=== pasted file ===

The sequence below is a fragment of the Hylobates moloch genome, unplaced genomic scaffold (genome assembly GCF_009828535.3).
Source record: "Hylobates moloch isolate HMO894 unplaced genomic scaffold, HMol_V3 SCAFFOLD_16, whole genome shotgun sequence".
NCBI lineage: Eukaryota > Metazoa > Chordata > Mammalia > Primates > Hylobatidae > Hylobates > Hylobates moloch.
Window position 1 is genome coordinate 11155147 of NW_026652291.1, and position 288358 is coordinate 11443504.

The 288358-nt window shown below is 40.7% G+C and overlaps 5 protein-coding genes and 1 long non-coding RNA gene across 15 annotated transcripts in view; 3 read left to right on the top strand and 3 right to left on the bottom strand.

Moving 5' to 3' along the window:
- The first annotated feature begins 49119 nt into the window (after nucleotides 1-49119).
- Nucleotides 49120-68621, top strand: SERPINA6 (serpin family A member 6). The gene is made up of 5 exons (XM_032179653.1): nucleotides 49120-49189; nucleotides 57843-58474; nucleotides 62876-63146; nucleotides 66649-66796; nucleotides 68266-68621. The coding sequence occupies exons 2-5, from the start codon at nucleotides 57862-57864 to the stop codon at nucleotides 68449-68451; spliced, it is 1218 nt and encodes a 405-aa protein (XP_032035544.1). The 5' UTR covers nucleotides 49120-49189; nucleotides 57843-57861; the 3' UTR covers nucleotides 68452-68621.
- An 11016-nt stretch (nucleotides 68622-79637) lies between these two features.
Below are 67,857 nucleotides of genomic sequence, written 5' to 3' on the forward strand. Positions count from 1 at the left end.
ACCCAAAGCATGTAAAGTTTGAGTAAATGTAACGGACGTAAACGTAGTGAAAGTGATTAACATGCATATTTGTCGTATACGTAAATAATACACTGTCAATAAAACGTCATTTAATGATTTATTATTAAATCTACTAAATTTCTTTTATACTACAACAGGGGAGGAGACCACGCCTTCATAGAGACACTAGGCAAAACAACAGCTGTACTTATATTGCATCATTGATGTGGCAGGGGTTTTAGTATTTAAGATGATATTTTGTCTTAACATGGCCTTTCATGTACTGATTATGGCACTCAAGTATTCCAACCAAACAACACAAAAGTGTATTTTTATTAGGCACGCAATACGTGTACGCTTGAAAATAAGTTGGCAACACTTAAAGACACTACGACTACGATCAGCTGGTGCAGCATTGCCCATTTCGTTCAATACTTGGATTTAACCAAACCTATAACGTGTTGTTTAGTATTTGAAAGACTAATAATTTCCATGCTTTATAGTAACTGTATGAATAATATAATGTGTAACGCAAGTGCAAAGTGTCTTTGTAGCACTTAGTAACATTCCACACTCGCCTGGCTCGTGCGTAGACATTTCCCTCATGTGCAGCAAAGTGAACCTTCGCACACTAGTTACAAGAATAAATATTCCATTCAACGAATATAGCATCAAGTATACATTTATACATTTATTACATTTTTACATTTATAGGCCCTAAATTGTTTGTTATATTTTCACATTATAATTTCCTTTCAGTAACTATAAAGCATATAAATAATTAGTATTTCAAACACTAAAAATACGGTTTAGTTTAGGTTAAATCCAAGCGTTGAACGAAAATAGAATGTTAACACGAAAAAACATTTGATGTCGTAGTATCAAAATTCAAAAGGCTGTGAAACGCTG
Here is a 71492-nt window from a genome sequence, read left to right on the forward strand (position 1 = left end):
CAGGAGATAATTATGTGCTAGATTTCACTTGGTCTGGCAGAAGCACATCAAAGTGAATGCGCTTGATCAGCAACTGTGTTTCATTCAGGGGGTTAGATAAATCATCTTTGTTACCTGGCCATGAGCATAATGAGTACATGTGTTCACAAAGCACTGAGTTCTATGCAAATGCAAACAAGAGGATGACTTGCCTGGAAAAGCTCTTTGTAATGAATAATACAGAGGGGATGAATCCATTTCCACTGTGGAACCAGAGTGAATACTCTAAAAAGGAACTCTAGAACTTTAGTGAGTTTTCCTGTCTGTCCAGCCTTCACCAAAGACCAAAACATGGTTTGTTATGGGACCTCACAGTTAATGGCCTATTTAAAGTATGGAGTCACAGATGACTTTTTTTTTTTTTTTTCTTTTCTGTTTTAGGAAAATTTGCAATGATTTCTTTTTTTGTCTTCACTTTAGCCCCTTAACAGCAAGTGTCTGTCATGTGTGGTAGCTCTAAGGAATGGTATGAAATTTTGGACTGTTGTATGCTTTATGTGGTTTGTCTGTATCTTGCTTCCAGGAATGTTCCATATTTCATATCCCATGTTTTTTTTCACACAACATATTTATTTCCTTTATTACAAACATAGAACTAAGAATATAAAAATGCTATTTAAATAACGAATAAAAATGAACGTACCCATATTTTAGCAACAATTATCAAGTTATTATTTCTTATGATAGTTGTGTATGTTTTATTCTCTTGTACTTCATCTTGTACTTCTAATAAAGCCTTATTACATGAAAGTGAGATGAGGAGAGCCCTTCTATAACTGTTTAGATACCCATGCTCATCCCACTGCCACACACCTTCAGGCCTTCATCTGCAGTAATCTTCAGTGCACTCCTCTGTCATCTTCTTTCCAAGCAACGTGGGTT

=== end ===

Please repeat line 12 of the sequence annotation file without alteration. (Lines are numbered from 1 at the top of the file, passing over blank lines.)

Here is a 71492-nt window from a genome sequence, read left to right on the forward strand (position 1 = left end):